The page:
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Sunday, October 2, 2016

Three Things to Know about Changing Jobs from ISD to Higher Ed

Are you thinking of making a teaching change from a public independent school district to a higher education setting? Before you do so, let's take a look at some important information:

1. Education
Did you know you need 18 hours of masters or higher level courses in the discipline you want to teach? For example, if you would like to teach math then you need 18 graduate hours in that specific area. Education courses (listed under EDUC) do not count as discipline specific unless you are teaching in the School of Education. A mistake I almost made was getting my masters degree in English education rather than in English Composition and Rhetoric. If my English courses fell under EDUC, I would not qualify to teach college level composition courses under higher education regulations. This is a costly career error made by many public school teachers who are under the impression EDUC courses will suffice when applying for a college level job.

2. Pay
There's a myth that pay is much higher at the college level. While this may be true in many regions of the United States, it is not true in Oklahoma or Texas where I currently teach. In fact, my pay cut from the ISD was about $3,000.00 while a new employee sitting next to me also coming from an independent school district took a $10,000.00 pay cut! Why the differences? Perhaps in Oklahoma and Texas it is the classification of employees from district to state that make the difference. State benefits packages are vastly different, and better, under state guidelines. Yet, it will take years for me to recoup the losses from my monthly ISD paycheck. Also, at the college I am employed at, we are paid once per month versus twice per month at the ISD I worked at. Pay raises, so far over the last eight years at the college I work at, have only offset increases in health insurance, retirement contributions, and federal taxes. "Going Backwards" is the best way to describe my last seven years paychecks--so, weigh your pay options carefully!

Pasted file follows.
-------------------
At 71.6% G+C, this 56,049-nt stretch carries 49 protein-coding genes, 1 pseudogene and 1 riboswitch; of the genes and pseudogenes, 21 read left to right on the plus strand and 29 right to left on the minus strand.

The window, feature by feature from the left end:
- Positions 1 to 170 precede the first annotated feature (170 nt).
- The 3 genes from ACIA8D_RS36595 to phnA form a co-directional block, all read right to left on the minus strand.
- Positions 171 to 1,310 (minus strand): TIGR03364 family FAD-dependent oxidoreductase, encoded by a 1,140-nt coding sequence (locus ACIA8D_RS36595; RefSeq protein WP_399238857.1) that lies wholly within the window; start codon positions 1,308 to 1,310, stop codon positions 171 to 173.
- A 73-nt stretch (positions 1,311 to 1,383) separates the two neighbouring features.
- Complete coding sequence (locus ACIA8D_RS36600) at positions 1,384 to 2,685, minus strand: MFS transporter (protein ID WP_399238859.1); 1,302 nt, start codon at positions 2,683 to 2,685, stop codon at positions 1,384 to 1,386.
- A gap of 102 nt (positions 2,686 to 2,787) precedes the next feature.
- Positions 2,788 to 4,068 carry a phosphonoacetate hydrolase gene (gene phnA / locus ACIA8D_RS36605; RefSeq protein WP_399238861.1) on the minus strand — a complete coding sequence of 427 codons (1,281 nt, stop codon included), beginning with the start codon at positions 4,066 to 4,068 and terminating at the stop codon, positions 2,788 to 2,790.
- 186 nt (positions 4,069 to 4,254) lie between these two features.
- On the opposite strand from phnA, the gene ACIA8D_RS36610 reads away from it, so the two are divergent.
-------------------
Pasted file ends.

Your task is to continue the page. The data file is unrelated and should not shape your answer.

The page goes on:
3. Time
It's true--I have more time to spend on creating critical thinking, high-interest
lesson plans! My first year at the college level was an adjustment after teaching middle school. No parents to deal with, no high stakes testing, no classroom behavior issues, no sick kids, no fights to break up, no before and after school duties, no IEPs... Need I go on? I work a four day work week, teach five classes, do 7 1/2 hours of office time per week, and enjoy my time off. Of course, there are meetings and professional development days, but compare this to the daily grind of ISD teaching and yearly teaching requirements!

There are lots of differences between teaching at an ISD and college, so be sure to thoroughly do your homework before making a career change.

Happy Transitioning!
Educator Helper

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